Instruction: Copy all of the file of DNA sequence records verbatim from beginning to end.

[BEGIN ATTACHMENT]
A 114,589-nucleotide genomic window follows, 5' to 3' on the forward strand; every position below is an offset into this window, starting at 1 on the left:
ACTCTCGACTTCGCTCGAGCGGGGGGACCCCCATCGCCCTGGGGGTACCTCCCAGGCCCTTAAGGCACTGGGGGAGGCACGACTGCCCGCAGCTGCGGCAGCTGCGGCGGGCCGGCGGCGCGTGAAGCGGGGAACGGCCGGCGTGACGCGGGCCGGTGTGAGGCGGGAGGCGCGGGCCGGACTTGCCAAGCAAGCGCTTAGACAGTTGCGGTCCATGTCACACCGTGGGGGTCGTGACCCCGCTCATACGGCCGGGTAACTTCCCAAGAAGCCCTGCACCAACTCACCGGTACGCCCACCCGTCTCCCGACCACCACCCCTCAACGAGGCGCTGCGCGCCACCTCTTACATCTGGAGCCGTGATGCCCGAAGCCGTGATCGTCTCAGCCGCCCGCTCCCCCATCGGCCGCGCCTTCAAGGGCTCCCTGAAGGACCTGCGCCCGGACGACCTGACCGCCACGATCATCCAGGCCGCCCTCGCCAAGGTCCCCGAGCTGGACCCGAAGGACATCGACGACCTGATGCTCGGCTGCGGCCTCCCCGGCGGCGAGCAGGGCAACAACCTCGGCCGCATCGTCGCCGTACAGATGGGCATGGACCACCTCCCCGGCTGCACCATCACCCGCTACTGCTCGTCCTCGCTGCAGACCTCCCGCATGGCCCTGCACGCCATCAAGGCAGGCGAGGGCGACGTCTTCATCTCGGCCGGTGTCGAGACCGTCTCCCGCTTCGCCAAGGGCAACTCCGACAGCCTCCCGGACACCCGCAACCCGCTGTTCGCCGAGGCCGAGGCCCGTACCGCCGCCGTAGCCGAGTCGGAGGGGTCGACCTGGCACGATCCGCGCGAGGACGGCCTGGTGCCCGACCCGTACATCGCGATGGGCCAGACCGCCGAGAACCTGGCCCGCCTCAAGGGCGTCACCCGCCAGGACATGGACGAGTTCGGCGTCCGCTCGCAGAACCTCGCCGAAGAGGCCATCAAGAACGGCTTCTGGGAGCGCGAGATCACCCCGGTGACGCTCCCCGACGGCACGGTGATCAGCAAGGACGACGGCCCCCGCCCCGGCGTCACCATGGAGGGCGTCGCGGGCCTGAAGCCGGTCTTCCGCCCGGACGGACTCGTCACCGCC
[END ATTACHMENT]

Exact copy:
A 114,589-nucleotide genomic window follows, 5' to 3' on the forward strand; every position below is an offset into this window, starting at 1 on the left:
ACTCTCGACTTCGCTCGAGCGGGGGGACCCCCATCGCCCTGGGGGTACCTCCCAGGCCCTTAAGGCACTGGGGGAGGCACGACTGCCCGCAGCTGCGGCAGCTGCGGCGGGCCGGCGGCGCGTGAAGCGGGGAACGGCCGGCGTGACGCGGGCCGGTGTGAGGCGGGAGGCGCGGGCCGGACTTGCCAAGCAAGCGCTTAGACAGTTGCGGTCCATGTCACACCGTGGGGGTCGTGACCCCGCTCATACGGCCGGGTAACTTCCCAAGAAGCCCTGCACCAACTCACCGGTACGCCCACCCGTCTCCCGACCACCACCCCTCAACGAGGCGCTGCGCGCCACCTCTTACATCTGGAGCCGTGATGCCCGAAGCCGTGATCGTCTCAGCCGCCCGCTCCCCCATCGGCCGCGCCTTCAAGGGCTCCCTGAAGGACCTGCGCCCGGACGACCTGACCGCCACGATCATCCAGGCCGCCCTCGCCAAGGTCCCCGAGCTGGACCCGAAGGACATCGACGACCTGATGCTCGGCTGCGGCCTCCCCGGCGGCGAGCAGGGCAACAACCTCGGCCGCATCGTCGCCGTACAGATGGGCATGGACCACCTCCCCGGCTGCACCATCACCCGCTACTGCTCGTCCTCGCTGCAGACCTCCCGCATGGCCCTGCACGCCATCAAGGCAGGCGAGGGCGACGTCTTCATCTCGGCCGGTGTCGAGACCGTCTCCCGCTTCGCCAAGGGCAACTCCGACAGCCTCCCGGACACCCGCAACCCGCTGTTCGCCGAGGCCGAGGCCCGTACCGCCGCCGTAGCCGAGTCGGAGGGGTCGACCTGGCACGATCCGCGCGAGGACGGCCTGGTGCCCGACCCGTACATCGCGATGGGCCAGACCGCCGAGAACCTGGCCCGCCTCAAGGGCGTCACCCGCCAGGACATGGACGAGTTCGGCGTCCGCTCGCAGAACCTCGCCGAAGAGGCCATCAAGAACGGCTTCTGGGAGCGCGAGATCACCCCGGTGACGCTCCCCGACGGCACGGTGATCAGCAAGGACGACGGCCCCCGCCCCGGCGTCACCATGGAGGGCGTCGCGGGCCTGAAGCCGGTCTTCCGCCCGGACGGACTCGTCACCGCC